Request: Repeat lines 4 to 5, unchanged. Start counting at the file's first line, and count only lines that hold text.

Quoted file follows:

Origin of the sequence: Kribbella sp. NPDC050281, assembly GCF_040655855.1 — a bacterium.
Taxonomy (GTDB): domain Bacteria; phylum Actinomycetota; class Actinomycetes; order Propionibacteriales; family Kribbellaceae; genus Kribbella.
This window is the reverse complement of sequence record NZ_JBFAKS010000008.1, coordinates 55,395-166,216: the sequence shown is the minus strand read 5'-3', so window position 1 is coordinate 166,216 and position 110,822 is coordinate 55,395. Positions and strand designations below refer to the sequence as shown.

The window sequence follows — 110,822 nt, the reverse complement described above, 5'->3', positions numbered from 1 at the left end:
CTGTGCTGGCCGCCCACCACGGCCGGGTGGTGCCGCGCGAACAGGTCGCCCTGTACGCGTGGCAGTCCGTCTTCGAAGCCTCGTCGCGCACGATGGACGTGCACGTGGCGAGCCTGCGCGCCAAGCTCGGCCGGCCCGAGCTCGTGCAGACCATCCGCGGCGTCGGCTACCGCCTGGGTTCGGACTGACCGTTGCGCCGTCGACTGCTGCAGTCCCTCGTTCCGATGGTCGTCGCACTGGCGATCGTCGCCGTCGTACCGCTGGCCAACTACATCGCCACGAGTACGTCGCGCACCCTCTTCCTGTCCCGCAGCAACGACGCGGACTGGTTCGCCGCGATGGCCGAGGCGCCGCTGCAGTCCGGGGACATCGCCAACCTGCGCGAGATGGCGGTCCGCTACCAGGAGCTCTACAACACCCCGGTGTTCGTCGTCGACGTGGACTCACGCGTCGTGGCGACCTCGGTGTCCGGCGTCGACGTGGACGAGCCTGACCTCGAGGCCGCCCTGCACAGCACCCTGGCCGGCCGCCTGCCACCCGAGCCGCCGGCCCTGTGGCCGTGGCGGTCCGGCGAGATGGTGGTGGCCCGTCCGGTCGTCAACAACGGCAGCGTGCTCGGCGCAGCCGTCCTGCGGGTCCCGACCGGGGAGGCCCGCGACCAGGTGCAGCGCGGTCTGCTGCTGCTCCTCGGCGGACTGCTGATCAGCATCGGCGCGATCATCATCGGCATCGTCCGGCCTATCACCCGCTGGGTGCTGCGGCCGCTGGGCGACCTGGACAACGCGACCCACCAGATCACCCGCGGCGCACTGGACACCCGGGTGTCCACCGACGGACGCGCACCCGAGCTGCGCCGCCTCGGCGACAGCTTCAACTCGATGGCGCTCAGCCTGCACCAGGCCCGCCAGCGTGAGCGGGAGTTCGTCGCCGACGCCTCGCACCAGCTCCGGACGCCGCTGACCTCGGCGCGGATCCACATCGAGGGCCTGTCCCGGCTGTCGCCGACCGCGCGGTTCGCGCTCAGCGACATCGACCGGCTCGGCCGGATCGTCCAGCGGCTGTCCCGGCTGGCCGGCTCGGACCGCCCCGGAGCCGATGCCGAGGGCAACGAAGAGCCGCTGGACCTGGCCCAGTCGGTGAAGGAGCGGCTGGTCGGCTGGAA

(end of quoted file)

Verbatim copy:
The window sequence follows — 110,822 nt, the reverse complement described above, 5'->3', positions numbered from 1 at the left end:
CTGTGCTGGCCGCCCACCACGGCCGGGTGGTGCCGCGCGAACAGGTCGCCCTGTACGCGTGGCAGTCCGTCTTCGAAGCCTCGTCGCGCACGATGGACGTGCACGTGGCGAGCCTGCGCGCCAAGCTCGGCCGGCCCGAGCTCGTGCAGACCATCCGCGGCGTCGGCTACCGCCTGGGTTCGGACTGACCGTTGCGCCGTCGACTGCTGCAGTCCCTCGTTCCGATGGTCGTCGCACTGGCGATCGTCGCCGTCGTACCGCTGGCCAACTACATCGCCACGAGTACGTCGCGCACCCTCTTCCTGTCCCGCAGCAACGACGCGGACTGGTTCGCCGCGATGGCCGAGGCGCCGCTGCAGTCCGGGGACATCGCCAACCTGCGCGAGATGGCGGTCCGCTACCAGGAGCTCTACAACACCCCGGTGTTCGTCGTCGACGTGGACTCACGCGTCGTGGCGACCTCGGTGTCCGGCGTCGACGTGGACGAGCCTGACCTCGAGGCCGCCCTGCACAGCACCCTGGCCGGCCGCCTGCCACCCGAGCCGCCGGCCCTGTGGCCGTGGCGGTCCGGCGAGATGGTGGTGGCCCGTCCGGTCGTCAACAACGGCAGCGTGCTCGGCGCAGCCGTCCTGCGGGTCCCGACCGGGGAGGCCCGCGACCAGGTGCAGCGCGGTCTGCTGCTGCTCCTCGGCGGACTGCTGATCAGCATCGGCGCGATCATCATCGGCATCGTCCGGCCTATCACCCGCTGGGTGCTGCGGCCGCTGGGCGACCTGGACAACGCGACCCACCAGATCACCCGCGGCGCACTGGACACCCGGGTGTCCACCGACGGACGCGCACCCGAGCTGCGCCGCCTCGGCGACAGCTTCAACTCGATGGCGCTCAGCCTGCACCAGGCCCGCCAGCGTGAGCGGGAGTTCGTCGCCGACGCCTCGCACCAGCTCCGGACGCCGCTGACCTCGGCGCGGATCCACATCGAGGGCCTGTCCCGGCTGTCGCCGACCGCGCGGTTCGCGCTCAGCGACATCGACCGGCTCGGCCGGATCGTCCAGCGGCTGTCCCGGCTGGCCGGCTCGGACCGCCCCGGAGCCGATGCCGAGGGCAACGAAGAGCCGCTGGACCTGGCCCAGTCGGTGAAGGAGCGGCTGGTCGGCTGGAA